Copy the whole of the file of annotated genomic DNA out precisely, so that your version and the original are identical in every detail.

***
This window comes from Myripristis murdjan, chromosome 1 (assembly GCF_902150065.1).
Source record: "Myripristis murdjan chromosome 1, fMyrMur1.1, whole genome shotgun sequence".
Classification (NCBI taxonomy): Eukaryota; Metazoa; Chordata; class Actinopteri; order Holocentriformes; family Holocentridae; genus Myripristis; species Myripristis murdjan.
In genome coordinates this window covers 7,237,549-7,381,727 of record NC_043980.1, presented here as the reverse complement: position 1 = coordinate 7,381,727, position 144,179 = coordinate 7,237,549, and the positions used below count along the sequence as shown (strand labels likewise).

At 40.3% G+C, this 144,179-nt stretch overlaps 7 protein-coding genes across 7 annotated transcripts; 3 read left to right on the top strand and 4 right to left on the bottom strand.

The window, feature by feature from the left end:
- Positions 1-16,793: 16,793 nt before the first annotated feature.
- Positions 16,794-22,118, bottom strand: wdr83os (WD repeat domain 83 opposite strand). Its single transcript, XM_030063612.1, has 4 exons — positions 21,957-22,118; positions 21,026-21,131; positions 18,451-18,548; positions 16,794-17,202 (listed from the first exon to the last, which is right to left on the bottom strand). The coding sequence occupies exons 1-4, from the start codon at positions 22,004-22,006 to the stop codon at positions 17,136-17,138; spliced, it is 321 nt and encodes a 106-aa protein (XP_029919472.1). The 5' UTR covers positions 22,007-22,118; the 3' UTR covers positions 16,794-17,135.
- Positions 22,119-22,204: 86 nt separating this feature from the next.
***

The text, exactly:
This window comes from Myripristis murdjan, chromosome 1 (assembly GCF_902150065.1).
Source record: "Myripristis murdjan chromosome 1, fMyrMur1.1, whole genome shotgun sequence".
Classification (NCBI taxonomy): Eukaryota; Metazoa; Chordata; class Actinopteri; order Holocentriformes; family Holocentridae; genus Myripristis; species Myripristis murdjan.
In genome coordinates this window covers 7,237,549-7,381,727 of record NC_043980.1, presented here as the reverse complement: position 1 = coordinate 7,381,727, position 144,179 = coordinate 7,237,549, and the positions used below count along the sequence as shown (strand labels likewise).

At 40.3% G+C, this 144,179-nt stretch overlaps 7 protein-coding genes across 7 annotated transcripts; 3 read left to right on the top strand and 4 right to left on the bottom strand.

The window, feature by feature from the left end:
- Positions 1-16,793: 16,793 nt before the first annotated feature.
- Positions 16,794-22,118, bottom strand: wdr83os (WD repeat domain 83 opposite strand). Its single transcript, XM_030063612.1, has 4 exons — positions 21,957-22,118; positions 21,026-21,131; positions 18,451-18,548; positions 16,794-17,202 (listed from the first exon to the last, which is right to left on the bottom strand). The coding sequence occupies exons 1-4, from the start codon at positions 22,004-22,006 to the stop codon at positions 17,136-17,138; spliced, it is 321 nt and encodes a 106-aa protein (XP_029919472.1). The 5' UTR covers positions 22,007-22,118; the 3' UTR covers positions 16,794-17,135.
- Positions 22,119-22,204: 86 nt separating this feature from the next.